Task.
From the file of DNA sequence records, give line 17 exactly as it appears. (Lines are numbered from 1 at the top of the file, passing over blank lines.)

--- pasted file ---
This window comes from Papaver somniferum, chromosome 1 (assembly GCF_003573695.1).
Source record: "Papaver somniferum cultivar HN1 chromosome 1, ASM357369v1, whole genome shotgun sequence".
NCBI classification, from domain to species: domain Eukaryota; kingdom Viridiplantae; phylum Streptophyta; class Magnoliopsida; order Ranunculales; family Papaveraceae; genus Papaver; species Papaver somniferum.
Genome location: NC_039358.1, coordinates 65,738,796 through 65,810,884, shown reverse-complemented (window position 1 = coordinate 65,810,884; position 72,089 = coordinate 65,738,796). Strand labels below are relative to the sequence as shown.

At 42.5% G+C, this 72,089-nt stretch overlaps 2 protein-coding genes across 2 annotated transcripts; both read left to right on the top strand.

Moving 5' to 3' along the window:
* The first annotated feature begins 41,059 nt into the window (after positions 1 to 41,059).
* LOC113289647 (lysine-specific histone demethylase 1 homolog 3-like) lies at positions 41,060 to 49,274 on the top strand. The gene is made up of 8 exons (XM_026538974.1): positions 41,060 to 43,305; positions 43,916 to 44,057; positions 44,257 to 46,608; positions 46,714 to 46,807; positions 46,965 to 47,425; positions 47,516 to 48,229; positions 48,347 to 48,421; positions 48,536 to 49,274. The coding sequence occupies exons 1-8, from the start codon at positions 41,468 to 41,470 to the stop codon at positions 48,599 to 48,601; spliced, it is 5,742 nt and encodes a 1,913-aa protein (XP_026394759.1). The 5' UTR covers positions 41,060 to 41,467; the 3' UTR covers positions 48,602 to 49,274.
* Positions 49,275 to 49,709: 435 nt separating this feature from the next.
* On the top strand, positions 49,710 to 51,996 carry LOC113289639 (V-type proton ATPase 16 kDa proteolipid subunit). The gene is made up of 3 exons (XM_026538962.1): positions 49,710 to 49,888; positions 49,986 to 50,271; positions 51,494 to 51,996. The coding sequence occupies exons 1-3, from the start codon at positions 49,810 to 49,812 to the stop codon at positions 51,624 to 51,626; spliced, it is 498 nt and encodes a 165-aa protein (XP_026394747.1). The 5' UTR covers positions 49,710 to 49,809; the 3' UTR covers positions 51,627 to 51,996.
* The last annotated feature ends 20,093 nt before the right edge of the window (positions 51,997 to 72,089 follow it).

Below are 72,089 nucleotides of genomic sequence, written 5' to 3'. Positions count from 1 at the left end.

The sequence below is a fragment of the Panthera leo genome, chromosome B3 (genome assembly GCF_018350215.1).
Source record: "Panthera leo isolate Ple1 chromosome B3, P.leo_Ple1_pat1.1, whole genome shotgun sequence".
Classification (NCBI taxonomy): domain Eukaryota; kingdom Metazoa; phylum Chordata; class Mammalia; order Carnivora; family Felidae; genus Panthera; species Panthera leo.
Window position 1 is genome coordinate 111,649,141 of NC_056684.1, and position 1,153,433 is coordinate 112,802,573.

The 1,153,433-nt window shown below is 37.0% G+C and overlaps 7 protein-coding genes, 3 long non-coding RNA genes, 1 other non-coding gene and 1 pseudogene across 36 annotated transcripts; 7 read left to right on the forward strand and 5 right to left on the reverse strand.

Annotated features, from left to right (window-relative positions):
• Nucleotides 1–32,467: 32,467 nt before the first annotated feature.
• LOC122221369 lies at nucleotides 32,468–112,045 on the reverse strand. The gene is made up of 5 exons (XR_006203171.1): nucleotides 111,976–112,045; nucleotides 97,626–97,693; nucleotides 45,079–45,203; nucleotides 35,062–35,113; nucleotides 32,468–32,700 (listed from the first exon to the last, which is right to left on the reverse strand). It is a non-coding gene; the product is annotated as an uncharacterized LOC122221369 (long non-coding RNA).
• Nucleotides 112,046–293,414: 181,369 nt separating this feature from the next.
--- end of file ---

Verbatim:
The 1,153,433-nt window shown below is 37.0% G+C and overlaps 7 protein-coding genes, 3 long non-coding RNA genes, 1 other non-coding gene and 1 pseudogene across 36 annotated transcripts; 7 read left to right on the forward strand and 5 right to left on the reverse strand.